[-] [email protected] 2 points 1 month ago

I don't know of one, but I too would be interested to see what this looks like.

How do you currently store and organize PDFs? I used to use Mendeley during grad school, and honestly I really, really liked it. But being able to ask a question and get a natural language response that suggests which papers might contain insights when taken together would be an incredible asset.

[-] [email protected] 3 points 1 month ago

Menedely hold out here myself! Tried switching to endnote because mendeley is for all practical purposes abandonware now but the conversion is very painful with loss of a lot of data - notes, organizational structure etc.

Still using the old desktop app nearly daily. If it was still a living project, integrating something like this into mendeley would be incredible.

[-] [email protected] 1 points 1 month ago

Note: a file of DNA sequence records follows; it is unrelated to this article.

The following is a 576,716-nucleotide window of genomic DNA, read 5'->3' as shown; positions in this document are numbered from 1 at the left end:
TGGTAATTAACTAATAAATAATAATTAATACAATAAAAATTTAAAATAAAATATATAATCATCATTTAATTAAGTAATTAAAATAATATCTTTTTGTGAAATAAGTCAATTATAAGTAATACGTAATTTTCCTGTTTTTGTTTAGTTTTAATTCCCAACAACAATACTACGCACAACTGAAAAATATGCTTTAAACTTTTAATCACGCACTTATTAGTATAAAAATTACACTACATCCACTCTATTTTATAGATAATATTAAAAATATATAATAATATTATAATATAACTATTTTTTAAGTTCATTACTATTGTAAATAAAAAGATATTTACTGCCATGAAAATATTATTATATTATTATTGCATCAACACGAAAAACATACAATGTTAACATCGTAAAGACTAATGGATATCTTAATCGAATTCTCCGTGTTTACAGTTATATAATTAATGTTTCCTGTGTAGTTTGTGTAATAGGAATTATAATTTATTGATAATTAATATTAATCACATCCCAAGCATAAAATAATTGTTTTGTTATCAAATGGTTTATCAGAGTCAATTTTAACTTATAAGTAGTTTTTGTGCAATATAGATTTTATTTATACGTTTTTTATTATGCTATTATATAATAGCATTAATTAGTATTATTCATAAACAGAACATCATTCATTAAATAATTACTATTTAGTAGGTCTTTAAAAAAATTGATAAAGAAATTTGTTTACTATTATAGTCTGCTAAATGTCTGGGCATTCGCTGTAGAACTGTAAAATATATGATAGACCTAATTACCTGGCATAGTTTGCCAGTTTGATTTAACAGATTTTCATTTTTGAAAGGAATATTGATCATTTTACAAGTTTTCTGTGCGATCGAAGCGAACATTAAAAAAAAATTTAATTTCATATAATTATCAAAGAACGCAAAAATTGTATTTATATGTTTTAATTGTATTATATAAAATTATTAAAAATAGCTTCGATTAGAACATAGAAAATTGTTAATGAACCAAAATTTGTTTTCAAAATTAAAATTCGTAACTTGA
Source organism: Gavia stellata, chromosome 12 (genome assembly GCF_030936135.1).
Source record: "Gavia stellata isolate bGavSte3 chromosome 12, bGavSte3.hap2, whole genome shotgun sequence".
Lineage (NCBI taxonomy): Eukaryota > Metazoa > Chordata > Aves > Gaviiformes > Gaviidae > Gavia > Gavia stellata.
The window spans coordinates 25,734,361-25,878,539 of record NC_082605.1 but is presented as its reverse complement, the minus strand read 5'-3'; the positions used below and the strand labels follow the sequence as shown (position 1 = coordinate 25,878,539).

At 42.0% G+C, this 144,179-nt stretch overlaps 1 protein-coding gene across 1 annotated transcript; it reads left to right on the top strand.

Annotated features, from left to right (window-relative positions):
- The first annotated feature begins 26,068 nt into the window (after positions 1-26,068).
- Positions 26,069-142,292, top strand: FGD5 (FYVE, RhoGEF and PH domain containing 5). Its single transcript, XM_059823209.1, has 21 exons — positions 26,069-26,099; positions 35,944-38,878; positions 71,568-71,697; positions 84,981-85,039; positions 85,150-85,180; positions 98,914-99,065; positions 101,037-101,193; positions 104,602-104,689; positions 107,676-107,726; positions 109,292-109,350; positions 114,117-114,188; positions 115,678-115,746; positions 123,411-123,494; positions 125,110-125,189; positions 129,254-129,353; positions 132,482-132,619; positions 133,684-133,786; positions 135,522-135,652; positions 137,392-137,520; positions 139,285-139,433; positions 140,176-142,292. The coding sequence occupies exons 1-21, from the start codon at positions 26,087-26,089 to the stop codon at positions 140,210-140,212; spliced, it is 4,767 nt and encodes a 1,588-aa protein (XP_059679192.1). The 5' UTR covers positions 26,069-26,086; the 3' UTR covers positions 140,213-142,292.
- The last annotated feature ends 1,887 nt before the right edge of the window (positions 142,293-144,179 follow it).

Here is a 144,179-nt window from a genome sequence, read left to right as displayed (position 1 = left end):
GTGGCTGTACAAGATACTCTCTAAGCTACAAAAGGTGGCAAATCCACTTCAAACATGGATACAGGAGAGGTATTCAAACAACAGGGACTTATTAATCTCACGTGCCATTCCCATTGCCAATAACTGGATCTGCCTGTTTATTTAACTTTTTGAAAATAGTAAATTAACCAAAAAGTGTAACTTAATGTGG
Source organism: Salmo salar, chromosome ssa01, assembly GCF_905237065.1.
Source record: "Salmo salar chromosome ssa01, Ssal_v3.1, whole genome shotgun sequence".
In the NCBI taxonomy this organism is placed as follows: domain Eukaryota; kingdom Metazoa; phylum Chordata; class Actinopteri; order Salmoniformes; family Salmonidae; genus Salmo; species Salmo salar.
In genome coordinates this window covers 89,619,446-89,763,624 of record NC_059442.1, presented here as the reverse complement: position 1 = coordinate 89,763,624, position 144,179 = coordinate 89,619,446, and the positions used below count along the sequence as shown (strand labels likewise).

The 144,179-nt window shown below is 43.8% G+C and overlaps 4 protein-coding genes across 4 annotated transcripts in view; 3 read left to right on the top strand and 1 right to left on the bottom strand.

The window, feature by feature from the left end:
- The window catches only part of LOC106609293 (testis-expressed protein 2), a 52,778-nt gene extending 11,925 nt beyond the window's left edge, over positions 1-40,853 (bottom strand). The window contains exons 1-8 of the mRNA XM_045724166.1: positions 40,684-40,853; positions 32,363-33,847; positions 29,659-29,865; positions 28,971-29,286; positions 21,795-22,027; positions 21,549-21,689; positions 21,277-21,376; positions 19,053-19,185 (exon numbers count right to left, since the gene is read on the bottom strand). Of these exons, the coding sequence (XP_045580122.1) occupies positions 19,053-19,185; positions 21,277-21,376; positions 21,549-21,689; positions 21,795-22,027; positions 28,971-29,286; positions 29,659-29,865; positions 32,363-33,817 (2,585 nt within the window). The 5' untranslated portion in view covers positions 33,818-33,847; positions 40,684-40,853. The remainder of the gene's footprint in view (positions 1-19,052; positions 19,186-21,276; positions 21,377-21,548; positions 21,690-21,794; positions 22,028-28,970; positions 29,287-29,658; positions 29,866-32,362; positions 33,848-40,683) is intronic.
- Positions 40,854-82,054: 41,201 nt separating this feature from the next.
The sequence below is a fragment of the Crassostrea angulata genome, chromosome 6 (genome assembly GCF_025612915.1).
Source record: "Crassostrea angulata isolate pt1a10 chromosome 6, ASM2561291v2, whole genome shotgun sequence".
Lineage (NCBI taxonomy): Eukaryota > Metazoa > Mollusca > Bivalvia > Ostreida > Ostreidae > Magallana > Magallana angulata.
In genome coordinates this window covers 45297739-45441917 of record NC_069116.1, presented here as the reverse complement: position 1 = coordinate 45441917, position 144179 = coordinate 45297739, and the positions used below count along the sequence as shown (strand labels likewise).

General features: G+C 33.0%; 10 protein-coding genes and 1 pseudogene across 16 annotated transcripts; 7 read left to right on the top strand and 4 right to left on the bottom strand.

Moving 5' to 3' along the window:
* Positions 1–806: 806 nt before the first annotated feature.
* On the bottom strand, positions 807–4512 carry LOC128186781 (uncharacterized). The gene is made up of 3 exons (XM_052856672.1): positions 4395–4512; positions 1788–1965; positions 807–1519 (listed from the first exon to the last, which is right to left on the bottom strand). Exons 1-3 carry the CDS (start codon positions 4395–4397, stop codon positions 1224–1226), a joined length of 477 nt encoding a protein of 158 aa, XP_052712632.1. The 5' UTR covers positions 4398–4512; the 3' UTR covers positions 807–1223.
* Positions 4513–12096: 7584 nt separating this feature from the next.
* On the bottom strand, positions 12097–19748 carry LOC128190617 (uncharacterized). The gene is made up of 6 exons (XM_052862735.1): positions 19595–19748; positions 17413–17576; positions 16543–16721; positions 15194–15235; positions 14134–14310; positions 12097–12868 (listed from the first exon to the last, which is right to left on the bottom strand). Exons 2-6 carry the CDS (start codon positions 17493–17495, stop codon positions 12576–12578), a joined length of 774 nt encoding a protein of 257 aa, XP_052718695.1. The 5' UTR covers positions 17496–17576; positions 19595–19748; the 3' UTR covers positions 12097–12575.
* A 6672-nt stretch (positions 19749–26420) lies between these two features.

It's abandoned!?

I used it circa 2010-14. I believe it was still active then.

That's a shame. It was a great program. Everyone thought I was weird for not paying for endnote, but it was as good and better!

[-] [email protected] 2 points 1 month ago

It still runs, but no updates, they just push their web interface which is very weak compared to desktop app. New user adoption is likely next to nil and most people I talk to under 30 have never heard of it. Unless there is a better tool to switch though I'll never have time to replicate the organizational infrastructure I've built in Mendeley and really like it, so I'll use it until it dissappears.

[-] [email protected] 6 points 1 month ago

Don't have an answer but I'd be interested in something like that too. I know Microsoft released a freely available lightweight LLM that's supposed to make it easier for people to run it locally, called Phi3. Decent article from ars technica: https://arstechnica.com/information-technology/2024/04/microsofts-phi-3-shows-the-surprising-power-of-small-locally-run-ai-language-models/

this post was submitted on 23 May 2024